Doc in one corner, kidney disease in other

MORRIS DALLA COSTA, SUN MEDIA

, Last Updated: 10:49 AM ET

They aren't kidding when they say this fighter can take you apart with scalpel-like precision.

Faisal Rehman does that regularly during his real life as Dr. Faisal Rehman, program director of the division of nephrology at London Health Sciences Centre. He treats kidney disease.

In September, the hands that usually save people will be used for a much different purpose, to raise money to knock out kidney disease, when he steps in the ring as one of the feature attractions for Showdown in the Downtown.

The Sept. 25 night of boxing at the London Convention Centre will consist of amateur bouts between Canadians and Americans. Rehman, chair of the event's organizing committee, will use his personal battle to regain his own health, to raise awareness and money for kidney research.

The Showdown is a reincarnation of what was the Banger in the Hanger.

"Most people think I'm nuts, but that's OK," Rehman said. "I'm hoping to raise a lot of money and that makes it worth it for me."

Rehman credits boxing with getting him on the track to good health.

"When I graduated from medical school in 1998, I got married right away and after that my health fell apart," he said. "I gained about 80 pounds, ballooned up to 240. I became ill. I had high blood pressure, high cholesterol. The only way I picked it up was that I bought a home I couldn't afford. I had a life insurance exam and essentially was diagnosed with diabetes, high blood pressure and high cholesterol. I was a wreck."

The news hit him like a right uppercut.

"That scared the hell out of me," he said. "I didn't want to die and leave my wife with a home we couldn't afford. The fear motivated me to get fit. I started eating properly. I exercised regularly. I started boxing a little bit. Within six months I had my weight down to 180 pounds. My blood work was normal and I was feeling great."

Rehman, now almost 38, had flirted with boxing when he was younger and enjoyed it, but never took it seriously enough to get an amateur licence.

The idea of boxing to raise money hit him like a left hook.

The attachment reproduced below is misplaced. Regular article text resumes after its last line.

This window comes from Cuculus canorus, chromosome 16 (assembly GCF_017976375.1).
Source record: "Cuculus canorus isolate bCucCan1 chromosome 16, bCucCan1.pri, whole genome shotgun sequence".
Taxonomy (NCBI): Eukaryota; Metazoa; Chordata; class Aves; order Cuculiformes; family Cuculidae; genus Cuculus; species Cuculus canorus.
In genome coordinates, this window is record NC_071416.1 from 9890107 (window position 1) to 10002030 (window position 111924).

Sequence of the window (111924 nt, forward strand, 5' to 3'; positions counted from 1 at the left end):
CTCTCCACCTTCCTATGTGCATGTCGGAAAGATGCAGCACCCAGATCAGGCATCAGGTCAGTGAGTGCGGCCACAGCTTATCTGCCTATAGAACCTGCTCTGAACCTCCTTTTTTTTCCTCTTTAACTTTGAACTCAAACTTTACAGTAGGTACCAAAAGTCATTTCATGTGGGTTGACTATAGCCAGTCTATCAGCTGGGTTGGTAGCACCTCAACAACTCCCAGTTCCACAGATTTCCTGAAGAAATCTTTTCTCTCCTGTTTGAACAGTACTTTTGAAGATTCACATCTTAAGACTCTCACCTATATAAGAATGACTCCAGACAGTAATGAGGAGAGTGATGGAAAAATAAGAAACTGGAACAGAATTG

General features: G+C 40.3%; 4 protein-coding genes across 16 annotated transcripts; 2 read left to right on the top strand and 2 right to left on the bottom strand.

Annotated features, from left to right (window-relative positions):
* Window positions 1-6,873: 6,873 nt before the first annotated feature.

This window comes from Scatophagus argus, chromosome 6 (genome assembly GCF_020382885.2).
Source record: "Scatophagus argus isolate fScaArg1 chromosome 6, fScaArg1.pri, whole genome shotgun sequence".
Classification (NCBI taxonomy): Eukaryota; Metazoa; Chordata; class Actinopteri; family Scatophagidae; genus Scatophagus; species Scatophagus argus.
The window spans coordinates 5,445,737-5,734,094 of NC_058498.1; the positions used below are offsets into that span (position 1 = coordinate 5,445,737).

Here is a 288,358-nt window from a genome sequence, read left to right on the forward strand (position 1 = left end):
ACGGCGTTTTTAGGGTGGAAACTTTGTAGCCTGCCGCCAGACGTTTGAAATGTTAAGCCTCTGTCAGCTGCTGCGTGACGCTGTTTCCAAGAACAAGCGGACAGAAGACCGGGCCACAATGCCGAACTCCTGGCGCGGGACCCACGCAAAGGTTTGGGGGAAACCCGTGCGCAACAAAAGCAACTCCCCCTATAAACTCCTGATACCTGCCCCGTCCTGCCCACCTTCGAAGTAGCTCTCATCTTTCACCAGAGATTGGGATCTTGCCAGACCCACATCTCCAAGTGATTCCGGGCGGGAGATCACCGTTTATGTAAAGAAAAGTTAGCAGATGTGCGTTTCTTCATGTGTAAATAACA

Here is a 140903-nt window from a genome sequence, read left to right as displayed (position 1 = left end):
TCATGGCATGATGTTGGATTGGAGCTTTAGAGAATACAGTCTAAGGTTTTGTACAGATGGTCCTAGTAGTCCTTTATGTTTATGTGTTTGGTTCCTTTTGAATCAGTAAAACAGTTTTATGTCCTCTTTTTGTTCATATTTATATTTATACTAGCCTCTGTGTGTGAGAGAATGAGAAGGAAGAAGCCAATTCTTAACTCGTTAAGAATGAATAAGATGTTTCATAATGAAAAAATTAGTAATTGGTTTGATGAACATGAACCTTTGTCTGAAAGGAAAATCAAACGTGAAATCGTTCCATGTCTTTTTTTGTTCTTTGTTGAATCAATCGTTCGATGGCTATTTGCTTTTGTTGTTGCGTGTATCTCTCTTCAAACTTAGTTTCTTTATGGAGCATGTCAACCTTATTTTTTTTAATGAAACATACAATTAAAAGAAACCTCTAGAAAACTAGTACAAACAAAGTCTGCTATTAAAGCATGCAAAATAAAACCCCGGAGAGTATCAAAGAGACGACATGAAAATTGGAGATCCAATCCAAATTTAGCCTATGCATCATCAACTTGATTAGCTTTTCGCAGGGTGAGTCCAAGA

"In the clinical kidney research unit, we were very successful at getting research grants but it wasn't enough to fulfill our research mission," he said. "I thought 'Why not have a charity event? I was in the middle of training so I said, 'Why not a boxing event? We can have Canada against the U.S. sort of like the Banger in the Hanger.' That really motivated me."

The next move was inevitable.

"Then it was suggested 'Why don't you fight?'" Rehman said. "I thought that would be a bit of a draw to get doctors out to come and watch and spend money. That's how it started."

Organizers are looking for sponsors at various price levels.

Kathy Ure, a Londoner who is a former national and provincial amateur champion, is putting together the card. She is working in conjunction with Boxing Ontario and Boxing Canada.

Ure has been named coach of Canada's national female boxing team. They're headed to Italy next week for a head-to-head with the Italian team.

Ure worked with Rehman as he fought his way back into shape. He worked out at Ure's Sharky's Boxing Club. The main club is in Sarnia, but there is a satellite in London.

Ure says Rehman's presence on the card is going to be "huge."

While she respects him for his hard work, she has even more respect for his abilities as a doctor.

"This guy saves people's lives every day," she says. "He saved my mother's life three years ago and he saved her life last night (Monday)."

Ure's mother had cutting edge heart-valve surgery recently.

"She had kidney complications. They called Faisal. He's saving her life as we speak. He's amazing. You have no idea how many lives he saves," Ure said.

Rehman is looking at Showdown in the Downtown and his story to not only raise money and awareness but also to educate people who may not realize what kidney disease is all about.

"The No. 1 cause of kidney disease is diabetes and high blood pressure, of which I had both," he said. "Considering how important physical fitness is, it was appropriate to have a physical fitness event to promote awareness about kidney disease. If our patients were educated to that at an early age, I'll bet you many of them wouldn't be on dialysis or not needing a kidney transplant today."

Rehman has fought once and lost.

"I was scared," he said of his fight. "I lost but that was OK. I never got hurt seriously. I've sparred a lot but it's different in the ring. I hope to have a couple of more fights before the main event."

And when he's finished, like a straight right to the jaw, Rehman hopes to have done some damage to kidney disease.

SHOWDOWN IN THE DOWNTOWN

What: Amateur boxing card in support of the Kidney Clinical Research Unit

Who: Canada vs. United States, participants TBA

When: Friday, Sept. 25, London Convention Centre; with special guest George Chuvalo

Information: On tickets and corporate sponsorships, call 519-663-3055 or 519-641-3434


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